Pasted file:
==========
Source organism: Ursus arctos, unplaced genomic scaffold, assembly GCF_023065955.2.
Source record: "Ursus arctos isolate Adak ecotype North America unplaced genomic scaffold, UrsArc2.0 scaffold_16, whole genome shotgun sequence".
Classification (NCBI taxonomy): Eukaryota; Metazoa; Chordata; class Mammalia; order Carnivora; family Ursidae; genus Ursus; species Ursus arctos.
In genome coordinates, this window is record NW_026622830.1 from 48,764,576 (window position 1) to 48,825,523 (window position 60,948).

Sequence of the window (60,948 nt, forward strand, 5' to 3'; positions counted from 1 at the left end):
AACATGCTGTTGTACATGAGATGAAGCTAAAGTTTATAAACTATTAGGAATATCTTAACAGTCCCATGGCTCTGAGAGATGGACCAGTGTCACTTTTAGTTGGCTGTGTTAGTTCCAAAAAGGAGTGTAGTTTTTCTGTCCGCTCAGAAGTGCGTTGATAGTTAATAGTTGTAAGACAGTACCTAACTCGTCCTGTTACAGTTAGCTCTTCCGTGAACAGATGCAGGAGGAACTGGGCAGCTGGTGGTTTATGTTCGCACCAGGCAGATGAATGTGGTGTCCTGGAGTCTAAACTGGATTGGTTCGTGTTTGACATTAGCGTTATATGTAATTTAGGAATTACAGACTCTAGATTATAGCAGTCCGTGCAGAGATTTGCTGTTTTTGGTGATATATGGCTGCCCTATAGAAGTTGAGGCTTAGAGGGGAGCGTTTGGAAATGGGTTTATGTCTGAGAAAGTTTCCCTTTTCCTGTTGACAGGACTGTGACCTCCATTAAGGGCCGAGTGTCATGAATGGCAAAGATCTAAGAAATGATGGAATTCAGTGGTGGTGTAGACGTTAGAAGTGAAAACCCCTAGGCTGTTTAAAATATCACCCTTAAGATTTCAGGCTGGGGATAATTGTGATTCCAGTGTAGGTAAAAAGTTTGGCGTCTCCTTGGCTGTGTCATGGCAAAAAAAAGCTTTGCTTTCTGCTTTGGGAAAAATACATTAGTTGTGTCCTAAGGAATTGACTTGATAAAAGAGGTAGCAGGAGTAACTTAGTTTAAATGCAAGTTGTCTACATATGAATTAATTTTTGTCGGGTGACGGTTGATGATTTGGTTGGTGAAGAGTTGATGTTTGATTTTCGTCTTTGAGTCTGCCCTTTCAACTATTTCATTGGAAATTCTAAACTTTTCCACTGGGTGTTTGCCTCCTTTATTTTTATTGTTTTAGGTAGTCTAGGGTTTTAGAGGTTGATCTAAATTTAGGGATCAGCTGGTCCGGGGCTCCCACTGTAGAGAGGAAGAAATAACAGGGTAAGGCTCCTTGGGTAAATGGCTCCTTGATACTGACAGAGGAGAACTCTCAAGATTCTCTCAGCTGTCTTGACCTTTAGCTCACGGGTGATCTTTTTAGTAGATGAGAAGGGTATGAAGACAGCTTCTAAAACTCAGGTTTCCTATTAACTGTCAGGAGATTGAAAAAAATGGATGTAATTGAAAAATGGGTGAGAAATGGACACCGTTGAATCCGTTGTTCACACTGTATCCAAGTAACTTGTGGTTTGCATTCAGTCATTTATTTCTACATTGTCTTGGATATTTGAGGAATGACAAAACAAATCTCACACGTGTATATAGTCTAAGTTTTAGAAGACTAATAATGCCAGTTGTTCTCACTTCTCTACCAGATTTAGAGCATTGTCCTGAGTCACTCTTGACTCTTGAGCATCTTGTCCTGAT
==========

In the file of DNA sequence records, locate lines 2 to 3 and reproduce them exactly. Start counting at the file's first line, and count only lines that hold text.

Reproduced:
Source record: "Ursus arctos isolate Adak ecotype North America unplaced genomic scaffold, UrsArc2.0 scaffold_16, whole genome shotgun sequence".
Classification (NCBI taxonomy): Eukaryota; Metazoa; Chordata; class Mammalia; order Carnivora; family Ursidae; genus Ursus; species Ursus arctos.